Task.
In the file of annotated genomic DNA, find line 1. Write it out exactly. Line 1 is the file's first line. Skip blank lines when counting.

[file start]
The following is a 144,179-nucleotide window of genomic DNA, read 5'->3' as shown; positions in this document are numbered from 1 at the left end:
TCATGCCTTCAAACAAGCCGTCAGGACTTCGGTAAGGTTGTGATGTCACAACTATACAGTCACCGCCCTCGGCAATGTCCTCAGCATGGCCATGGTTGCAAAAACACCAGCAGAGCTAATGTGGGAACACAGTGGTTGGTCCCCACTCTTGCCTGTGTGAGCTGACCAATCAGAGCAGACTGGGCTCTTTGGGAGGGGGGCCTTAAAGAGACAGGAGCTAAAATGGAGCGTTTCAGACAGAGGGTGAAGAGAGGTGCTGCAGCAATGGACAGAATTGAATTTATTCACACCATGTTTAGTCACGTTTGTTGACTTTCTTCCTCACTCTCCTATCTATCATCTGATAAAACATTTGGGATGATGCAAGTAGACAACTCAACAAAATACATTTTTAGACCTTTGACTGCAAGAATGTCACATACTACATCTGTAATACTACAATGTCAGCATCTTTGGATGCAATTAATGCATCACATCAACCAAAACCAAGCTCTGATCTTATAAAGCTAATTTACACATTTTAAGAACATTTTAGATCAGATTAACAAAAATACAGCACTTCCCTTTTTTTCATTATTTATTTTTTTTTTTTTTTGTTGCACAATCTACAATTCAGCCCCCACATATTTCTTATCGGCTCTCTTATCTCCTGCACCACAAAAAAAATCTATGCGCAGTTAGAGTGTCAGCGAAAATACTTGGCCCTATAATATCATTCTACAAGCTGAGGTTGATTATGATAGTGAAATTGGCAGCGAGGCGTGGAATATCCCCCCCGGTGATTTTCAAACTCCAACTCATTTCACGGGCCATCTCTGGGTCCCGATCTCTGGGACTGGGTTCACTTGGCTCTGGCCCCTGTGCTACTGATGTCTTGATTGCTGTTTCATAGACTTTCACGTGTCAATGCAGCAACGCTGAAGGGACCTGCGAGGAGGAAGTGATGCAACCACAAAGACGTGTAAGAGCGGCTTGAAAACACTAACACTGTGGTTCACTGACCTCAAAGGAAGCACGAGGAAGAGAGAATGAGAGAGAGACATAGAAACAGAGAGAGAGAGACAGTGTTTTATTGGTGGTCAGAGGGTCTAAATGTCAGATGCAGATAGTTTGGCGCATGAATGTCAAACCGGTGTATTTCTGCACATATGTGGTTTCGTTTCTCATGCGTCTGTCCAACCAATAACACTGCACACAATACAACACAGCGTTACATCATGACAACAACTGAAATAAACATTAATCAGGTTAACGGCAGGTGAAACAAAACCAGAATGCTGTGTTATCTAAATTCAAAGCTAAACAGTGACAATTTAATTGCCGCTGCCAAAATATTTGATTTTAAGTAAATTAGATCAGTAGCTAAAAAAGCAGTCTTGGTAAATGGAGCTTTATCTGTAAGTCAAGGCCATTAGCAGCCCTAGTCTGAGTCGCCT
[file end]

The following is a 144,179-nucleotide window of genomic DNA, read 5'->3' as shown; positions in this document are numbered from 1 at the left end: